As we head into another election cycle, can history provide is with any clues about how the market or rather the institutional money behaves?

Elections and their respective winning party policy outcomes inevitably have impact on businesses, taxation and the economy. The closer the race is, the more diverse the policies and the more unknown the outcome, the less certainty the markets or investors have.

It would be logical to assume in such instances that institutional money is going to de-risk and hedge their portfolios to some extent going into an election.

As institutional money is the quintessential market mover, one way or the other, we can assume that the predominant movement of stocks and markets heading into this upcoming tense election cycle is going to be bearish or volatile at the very least.

We can also assume however, that in a near zero interest rate environment which is unlikely to change for a couple of years per the new Fed mandate, no matter which party is elected, conditions are ripe for a continuing hard asset expansion and stock market ascent. The Fed has also repeatedly stated it will provide close to unlimited support until the economy is back on its feet and employment numbers are closer to their levels before COVID happened.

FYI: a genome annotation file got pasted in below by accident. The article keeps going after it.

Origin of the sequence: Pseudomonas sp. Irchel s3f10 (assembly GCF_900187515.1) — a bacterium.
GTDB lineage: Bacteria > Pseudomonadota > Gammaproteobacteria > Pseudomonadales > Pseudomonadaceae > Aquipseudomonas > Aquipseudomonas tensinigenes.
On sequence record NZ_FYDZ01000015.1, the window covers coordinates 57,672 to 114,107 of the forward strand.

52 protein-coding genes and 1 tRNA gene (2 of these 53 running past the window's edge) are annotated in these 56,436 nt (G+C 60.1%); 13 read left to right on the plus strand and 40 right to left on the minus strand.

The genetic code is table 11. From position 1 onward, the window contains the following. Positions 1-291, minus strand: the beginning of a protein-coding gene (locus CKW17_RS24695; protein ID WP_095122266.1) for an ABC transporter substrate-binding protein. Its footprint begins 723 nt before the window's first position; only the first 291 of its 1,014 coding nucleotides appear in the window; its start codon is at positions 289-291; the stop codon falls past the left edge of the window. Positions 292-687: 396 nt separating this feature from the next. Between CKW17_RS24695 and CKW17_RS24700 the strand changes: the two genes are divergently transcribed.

What does history tell us when we look at markets patterns around elections? If we look at the last three elections in the chart above, we see a bearish pattern prior to the election and a market that rallies post-election. Given all the other fiscal policy factors stated in this article, the probability for a continuing bullish market is high. The only thing that could derail this prognosis is a possible surprise bank collapse along the lines of 2007/8 or a prolonged period of sluggish growth that defies all analyts expectations. However, as mentioned, the Fed has all but guarranteed the latter will be unlikely under their watch and current policy.

When and how this unlimited asset expansion will end is another question but not one we will need to concern ourselves with in the short term. Inflation is inevitable as are increases in hard asset values. Will this lead to the next uber bubble in hard assets? We think that is a real possibility. As we wrote in a prior blog post, the Schiller P/E index is already at historic highs. 

As we have illustrated in this article, patterns around election years appear to repeat in tightly contested elections. Patterns repeat altogether in the markets. Each new market high comes with its own rationale and argument as to why this time is different.